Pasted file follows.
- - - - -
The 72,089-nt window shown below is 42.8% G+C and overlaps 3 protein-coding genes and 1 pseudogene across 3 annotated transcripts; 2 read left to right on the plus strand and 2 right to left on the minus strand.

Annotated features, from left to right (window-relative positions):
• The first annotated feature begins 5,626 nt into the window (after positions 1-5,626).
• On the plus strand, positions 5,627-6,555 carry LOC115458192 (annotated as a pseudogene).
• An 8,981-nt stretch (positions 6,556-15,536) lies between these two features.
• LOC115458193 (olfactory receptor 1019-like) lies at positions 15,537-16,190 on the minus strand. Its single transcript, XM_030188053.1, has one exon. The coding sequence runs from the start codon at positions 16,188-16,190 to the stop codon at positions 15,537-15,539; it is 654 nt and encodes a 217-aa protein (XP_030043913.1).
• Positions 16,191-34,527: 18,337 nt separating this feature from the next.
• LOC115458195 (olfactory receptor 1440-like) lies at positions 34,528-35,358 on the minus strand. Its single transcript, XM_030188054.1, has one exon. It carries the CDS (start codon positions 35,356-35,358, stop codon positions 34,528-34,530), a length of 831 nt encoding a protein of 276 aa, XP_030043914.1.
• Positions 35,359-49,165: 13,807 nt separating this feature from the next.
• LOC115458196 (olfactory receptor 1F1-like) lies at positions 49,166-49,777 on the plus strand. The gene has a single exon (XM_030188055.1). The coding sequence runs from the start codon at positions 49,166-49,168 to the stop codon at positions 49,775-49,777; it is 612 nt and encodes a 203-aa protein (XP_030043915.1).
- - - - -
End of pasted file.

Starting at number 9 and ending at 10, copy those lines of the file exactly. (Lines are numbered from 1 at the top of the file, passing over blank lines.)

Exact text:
• Positions 35,359-49,165: 13,807 nt separating this feature from the next.
• LOC115458196 (olfactory receptor 1F1-like) lies at positions 49,166-49,777 on the plus strand. The gene has a single exon (XM_030188055.1). The coding sequence runs from the start codon at positions 49,166-49,168 to the stop codon at positions 49,775-49,777; it is 612 nt and encodes a 203-aa protein (XP_030043915.1).